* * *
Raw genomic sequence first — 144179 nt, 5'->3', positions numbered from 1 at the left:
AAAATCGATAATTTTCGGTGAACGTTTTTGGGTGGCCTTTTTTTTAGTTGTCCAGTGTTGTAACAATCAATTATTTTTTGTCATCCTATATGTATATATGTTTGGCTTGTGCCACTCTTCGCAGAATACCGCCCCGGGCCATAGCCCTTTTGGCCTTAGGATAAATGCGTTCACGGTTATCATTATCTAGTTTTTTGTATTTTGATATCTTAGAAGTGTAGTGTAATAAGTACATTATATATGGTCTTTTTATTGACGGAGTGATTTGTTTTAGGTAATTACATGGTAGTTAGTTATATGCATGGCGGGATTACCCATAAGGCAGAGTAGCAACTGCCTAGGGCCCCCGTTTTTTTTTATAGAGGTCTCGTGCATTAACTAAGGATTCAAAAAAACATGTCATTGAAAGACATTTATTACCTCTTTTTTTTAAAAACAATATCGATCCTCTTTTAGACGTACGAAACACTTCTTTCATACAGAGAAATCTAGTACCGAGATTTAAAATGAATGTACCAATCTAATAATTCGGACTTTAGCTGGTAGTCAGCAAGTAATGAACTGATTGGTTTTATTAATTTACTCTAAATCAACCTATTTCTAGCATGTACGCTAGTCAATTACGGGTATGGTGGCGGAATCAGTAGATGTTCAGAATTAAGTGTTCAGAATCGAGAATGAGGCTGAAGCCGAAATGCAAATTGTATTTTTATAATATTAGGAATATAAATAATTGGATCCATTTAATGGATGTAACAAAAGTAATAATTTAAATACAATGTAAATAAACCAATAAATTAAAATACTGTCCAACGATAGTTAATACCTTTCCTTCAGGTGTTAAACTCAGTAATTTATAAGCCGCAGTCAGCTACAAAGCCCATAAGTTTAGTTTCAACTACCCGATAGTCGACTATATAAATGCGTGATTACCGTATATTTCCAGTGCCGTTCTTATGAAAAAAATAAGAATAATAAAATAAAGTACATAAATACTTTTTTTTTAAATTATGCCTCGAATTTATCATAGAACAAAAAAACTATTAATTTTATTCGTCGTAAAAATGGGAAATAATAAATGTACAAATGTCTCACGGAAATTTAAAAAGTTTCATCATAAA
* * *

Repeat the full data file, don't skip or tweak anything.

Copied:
Raw genomic sequence first — 144179 nt, 5'->3', positions numbered from 1 at the left:
AAAATCGATAATTTTCGGTGAACGTTTTTGGGTGGCCTTTTTTTTAGTTGTCCAGTGTTGTAACAATCAATTATTTTTTGTCATCCTATATGTATATATGTTTGGCTTGTGCCACTCTTCGCAGAATACCGCCCCGGGCCATAGCCCTTTTGGCCTTAGGATAAATGCGTTCACGGTTATCATTATCTAGTTTTTTGTATTTTGATATCTTAGAAGTGTAGTGTAATAAGTACATTATATATGGTCTTTTTATTGACGGAGTGATTTGTTTTAGGTAATTACATGGTAGTTAGTTATATGCATGGCGGGATTACCCATAAGGCAGAGTAGCAACTGCCTAGGGCCCCCGTTTTTTTTTATAGAGGTCTCGTGCATTAACTAAGGATTCAAAAAAACATGTCATTGAAAGACATTTATTACCTCTTTTTTTTAAAAACAATATCGATCCTCTTTTAGACGTACGAAACACTTCTTTCATACAGAGAAATCTAGTACCGAGATTTAAAATGAATGTACCAATCTAATAATTCGGACTTTAGCTGGTAGTCAGCAAGTAATGAACTGATTGGTTTTATTAATTTACTCTAAATCAACCTATTTCTAGCATGTACGCTAGTCAATTACGGGTATGGTGGCGGAATCAGTAGATGTTCAGAATTAAGTGTTCAGAATCGAGAATGAGGCTGAAGCCGAAATGCAAATTGTATTTTTATAATATTAGGAATATAAATAATTGGATCCATTTAATGGATGTAACAAAAGTAATAATTTAAATACAATGTAAATAAACCAATAAATTAAAATACTGTCCAACGATAGTTAATACCTTTCCTTCAGGTGTTAAACTCAGTAATTTATAAGCCGCAGTCAGCTACAAAGCCCATAAGTTTAGTTTCAACTACCCGATAGTCGACTATATAAATGCGTGATTACCGTATATTTCCAGTGCCGTTCTTATGAAAAAAATAAGAATAATAAAATAAAGTACATAAATACTTTTTTTTTAAATTATGCCTCGAATTTATCATAGAACAAAAAAACTATTAATTTTATTCGTCGTAAAAATGGGAAATAATAAATGTACAAATGTCTCACGGAAATTTAAAAAGTTTCATCATAAA